Adulting 101: How and Why We Tithe
We’re kicking off week #2 of our ADULTING 101 series with the important – and often avoided – topic of why we tithe. Read this wisdom from our guest author Lauren Dickie on just how to approach this vital part of not only adulthood, but life in general. (Remember: if there’s something you’re struggling with in the world of adulthood, leave us a comment so we can see about adding the topic to our series!)
Regularly tithing is not a common topic in today’s Bible studies and youth groups, but it is something that is very rewarding and every follower of Christ is called to do, both young and old. Since you may have only heard about it vaguely from adults or during church services, you might not understand what it’s all about or why people do it. From one young person to another, I want to explain in simple terms why tithing is easy and important!
Tithing is about more than just dropping change into a passing bucket at church. Traditionally, a tithe is defined as a 10% tax or donation. Throughout the Old Testament, tithes are used and given for various purposes, but are primarily a form of worship. Since the term “tithe” is specific to a monetary donation of ten percent, some people prefer to simply use the term “giving.”
Tithing is not a burden but a blessing, because it is the opportunity to be a part of the physical hands and mission of God by supporting the church. It is selfless and takes faith, but it gives God a chance to show up. Similar to when Jesus fed the thousands, all it takes is the faith to sacrifice our loaves and fish, and God will do things you can’t imagine. God’s blessing does not follow an equal exchange rate with our giving!
When it comes to amounts, 10% is just a starting point. God looks at the spirit of tithing, rather than the specifics. C.S. Lewis put it brilliantly when he said, “I do not believe one can settle how much we ought to give. I am afraid the only safe rule is to give (like the widow) more than we can spare.”
2 Corinthians 9:6-7: “Whoever sows sparingly will also reap sparingly, and whoever sows bountifully will also reap bountifully.”
Tithing back to God is every believer’s responsibility, but the way we do that will vary for each person. In different seasons of life, your capacity to give will be different, so don’t let legalism or guilt affect your giving! God does not want us to feel obligated to give, but to do it with joy, as an outpouring of our gratefulness. He loves a cheerful giver! (2 Corinthians 9:6-7)
Here are some suggestions for ways you can get creative with your giving.
First, the obvious one. Giving money back to your local church is today’s most common way to tithe. As a rule, wherever you are spiritually fed, you should give back to – be it a ministry, Christian organization, or church. Whatever church you attend, it is a part of Christ’s body and should be living out His heart and ministry. Beginning a habit of giving 10% of your income to the church is a great way to start, but it’s not the only way. Wherever we give, it should have a Kingdom-minded purpose. God’s instructions for tithing in Deuteronomy 14 include a provision for the Levite, the fatherless, the widow, and the sojourner – that they may come and eat and be filled. Our giving is supposed to result in action and mission.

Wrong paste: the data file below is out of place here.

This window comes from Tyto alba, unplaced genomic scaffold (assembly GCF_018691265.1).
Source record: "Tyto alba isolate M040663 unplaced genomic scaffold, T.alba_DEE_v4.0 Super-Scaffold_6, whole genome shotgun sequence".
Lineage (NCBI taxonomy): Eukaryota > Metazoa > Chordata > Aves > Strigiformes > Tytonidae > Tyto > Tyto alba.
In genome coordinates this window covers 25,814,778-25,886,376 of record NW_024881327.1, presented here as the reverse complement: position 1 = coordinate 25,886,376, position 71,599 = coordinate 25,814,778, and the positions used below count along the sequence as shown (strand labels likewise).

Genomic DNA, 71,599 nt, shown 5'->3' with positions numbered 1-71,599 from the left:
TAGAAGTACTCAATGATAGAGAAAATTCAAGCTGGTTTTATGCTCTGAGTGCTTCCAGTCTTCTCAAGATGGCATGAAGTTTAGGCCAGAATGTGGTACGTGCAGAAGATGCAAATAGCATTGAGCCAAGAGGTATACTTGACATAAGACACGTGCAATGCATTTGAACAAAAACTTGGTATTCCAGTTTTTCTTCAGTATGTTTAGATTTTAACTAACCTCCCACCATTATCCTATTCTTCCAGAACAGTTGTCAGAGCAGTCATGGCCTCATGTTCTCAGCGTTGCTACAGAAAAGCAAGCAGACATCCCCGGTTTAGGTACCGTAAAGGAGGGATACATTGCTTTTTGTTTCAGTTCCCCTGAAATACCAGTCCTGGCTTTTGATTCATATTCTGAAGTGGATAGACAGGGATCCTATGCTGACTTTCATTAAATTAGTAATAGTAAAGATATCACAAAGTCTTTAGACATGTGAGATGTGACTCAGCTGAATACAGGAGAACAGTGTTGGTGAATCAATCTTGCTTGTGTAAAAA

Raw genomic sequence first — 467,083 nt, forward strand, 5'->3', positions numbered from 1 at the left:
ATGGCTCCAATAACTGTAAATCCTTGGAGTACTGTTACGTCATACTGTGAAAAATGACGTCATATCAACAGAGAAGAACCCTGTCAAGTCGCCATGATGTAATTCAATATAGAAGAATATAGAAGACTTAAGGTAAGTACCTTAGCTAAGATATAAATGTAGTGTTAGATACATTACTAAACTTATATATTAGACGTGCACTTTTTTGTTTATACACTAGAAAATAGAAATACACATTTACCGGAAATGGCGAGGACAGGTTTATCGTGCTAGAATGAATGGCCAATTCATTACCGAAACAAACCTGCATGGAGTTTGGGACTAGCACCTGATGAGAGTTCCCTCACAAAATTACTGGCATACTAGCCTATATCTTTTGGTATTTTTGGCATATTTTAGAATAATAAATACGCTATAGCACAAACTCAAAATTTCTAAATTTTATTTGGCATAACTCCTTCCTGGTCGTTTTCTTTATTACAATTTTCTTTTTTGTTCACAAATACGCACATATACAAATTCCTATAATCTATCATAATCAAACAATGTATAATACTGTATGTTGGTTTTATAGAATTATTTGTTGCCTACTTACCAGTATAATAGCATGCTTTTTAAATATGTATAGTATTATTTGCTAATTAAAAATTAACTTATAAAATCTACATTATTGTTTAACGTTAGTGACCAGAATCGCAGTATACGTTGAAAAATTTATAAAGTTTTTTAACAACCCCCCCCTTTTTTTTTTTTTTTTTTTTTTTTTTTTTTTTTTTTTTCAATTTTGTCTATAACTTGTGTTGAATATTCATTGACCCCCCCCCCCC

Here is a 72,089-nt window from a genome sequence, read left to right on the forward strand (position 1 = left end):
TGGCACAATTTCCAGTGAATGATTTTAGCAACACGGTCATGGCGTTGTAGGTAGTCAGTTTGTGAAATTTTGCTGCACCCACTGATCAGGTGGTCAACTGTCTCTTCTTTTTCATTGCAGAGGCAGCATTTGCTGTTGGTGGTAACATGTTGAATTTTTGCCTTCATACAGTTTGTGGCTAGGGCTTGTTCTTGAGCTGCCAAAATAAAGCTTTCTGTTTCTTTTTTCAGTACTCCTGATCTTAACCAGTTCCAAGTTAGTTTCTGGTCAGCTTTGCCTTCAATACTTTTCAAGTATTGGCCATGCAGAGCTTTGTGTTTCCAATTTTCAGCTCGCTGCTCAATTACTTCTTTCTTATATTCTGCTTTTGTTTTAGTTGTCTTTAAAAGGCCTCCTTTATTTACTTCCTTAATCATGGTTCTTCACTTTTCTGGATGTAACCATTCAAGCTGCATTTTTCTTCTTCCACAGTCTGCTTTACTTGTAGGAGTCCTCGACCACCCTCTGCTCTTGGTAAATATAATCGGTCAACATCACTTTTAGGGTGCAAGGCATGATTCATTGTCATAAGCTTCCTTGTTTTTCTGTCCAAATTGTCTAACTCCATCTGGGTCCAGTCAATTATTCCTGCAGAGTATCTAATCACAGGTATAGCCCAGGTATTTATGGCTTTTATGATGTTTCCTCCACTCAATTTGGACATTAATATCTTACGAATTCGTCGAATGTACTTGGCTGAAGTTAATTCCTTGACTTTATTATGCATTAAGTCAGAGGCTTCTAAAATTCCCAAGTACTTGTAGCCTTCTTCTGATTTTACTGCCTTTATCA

Volunteering by being the hands and feet of Jesus is a vital way we are called to serve the body of Christ. Giving our time should not be an oppressive burden, but a blessed opportunity to take part in what God is doing in your community or across the world. We’re called to give God our best, not what’s left of us. Proverbs 3:9-10 tells us to, “Honor the Lord with your wealth, with the first-fruits of all your crops…” Instead of half-heartedly flipping through the Bible at the end of the day, it’s important to make our time with the Lord something that is intentional. Going on mission trips, volunteering at local homeless shelters or food kitchens, and working in the church nursery are a few ways you can tithe your time! Plus, you can often do these things with a group of friends.
When Jesus says, “give to Caesar what is Caesar’s and give to God what is God’s,” I think He is implying more than the fact that our finances belong to God. He is implying that our lives, resources, talents and gifts are all God-given, so therefore we are called to return those things. Pray about creative ways you can give back to the church through your gifts and talents. This could include singing on the worship team, gifting art to the church or members in it, or tithing out of the profits of your business, etc.
God’s plans are never boring, and you would be surprised at the amazing opportunities He provides when we ask!
Lastly, a common myth:
Some people have the misunderstanding that giving to God financially will guarantee a larger financial blessing in return. This is far from how God works. The second part of 2 Corinthians 9:6-7 says, “And God is able to make all grace abound to you, so that having sufficiency in all things at all times, you may abound in good work.” The return on tithing is grace, sufficient provision (but not excess), and abounding good works. God’s return and blessing is not for us to always have excess and be comfortable. God’s blessings to us allow us to have enough to share – even if it means we share the last of what we have.
Thanks to our Delight & Be™ Guest Author: Lauren Dickie
March 11, 2017
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